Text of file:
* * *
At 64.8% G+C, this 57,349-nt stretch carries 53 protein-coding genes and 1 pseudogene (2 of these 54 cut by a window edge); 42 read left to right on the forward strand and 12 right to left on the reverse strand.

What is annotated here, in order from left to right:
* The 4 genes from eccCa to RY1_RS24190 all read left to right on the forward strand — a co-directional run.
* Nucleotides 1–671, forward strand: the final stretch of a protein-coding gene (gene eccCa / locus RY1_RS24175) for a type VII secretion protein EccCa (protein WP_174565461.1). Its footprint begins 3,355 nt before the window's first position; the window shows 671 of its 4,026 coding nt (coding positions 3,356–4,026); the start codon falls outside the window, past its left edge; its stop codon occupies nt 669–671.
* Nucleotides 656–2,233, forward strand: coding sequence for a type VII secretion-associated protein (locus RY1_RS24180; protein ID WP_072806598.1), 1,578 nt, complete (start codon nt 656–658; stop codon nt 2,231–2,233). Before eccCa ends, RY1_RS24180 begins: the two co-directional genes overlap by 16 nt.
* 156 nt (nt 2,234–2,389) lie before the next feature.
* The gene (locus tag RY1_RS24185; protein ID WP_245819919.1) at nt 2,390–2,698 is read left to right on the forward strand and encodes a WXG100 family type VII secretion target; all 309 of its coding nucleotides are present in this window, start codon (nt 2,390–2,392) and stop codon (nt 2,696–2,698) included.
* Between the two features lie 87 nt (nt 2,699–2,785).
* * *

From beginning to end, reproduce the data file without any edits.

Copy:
At 64.8% G+C, this 57,349-nt stretch carries 53 protein-coding genes and 1 pseudogene (2 of these 54 cut by a window edge); 42 read left to right on the forward strand and 12 right to left on the reverse strand.

What is annotated here, in order from left to right:
* The 4 genes from eccCa to RY1_RS24190 all read left to right on the forward strand — a co-directional run.
* Nucleotides 1–671, forward strand: the final stretch of a protein-coding gene (gene eccCa / locus RY1_RS24175) for a type VII secretion protein EccCa (protein WP_174565461.1). Its footprint begins 3,355 nt before the window's first position; the window shows 671 of its 4,026 coding nt (coding positions 3,356–4,026); the start codon falls outside the window, past its left edge; its stop codon occupies nt 669–671.
* Nucleotides 656–2,233, forward strand: coding sequence for a type VII secretion-associated protein (locus RY1_RS24180; protein ID WP_072806598.1), 1,578 nt, complete (start codon nt 656–658; stop codon nt 2,231–2,233). Before eccCa ends, RY1_RS24180 begins: the two co-directional genes overlap by 16 nt.
* 156 nt (nt 2,234–2,389) lie before the next feature.
* The gene (locus tag RY1_RS24185; protein ID WP_245819919.1) at nt 2,390–2,698 is read left to right on the forward strand and encodes a WXG100 family type VII secretion target; all 309 of its coding nucleotides are present in this window, start codon (nt 2,390–2,392) and stop codon (nt 2,696–2,698) included.
* Between the two features lie 87 nt (nt 2,699–2,785).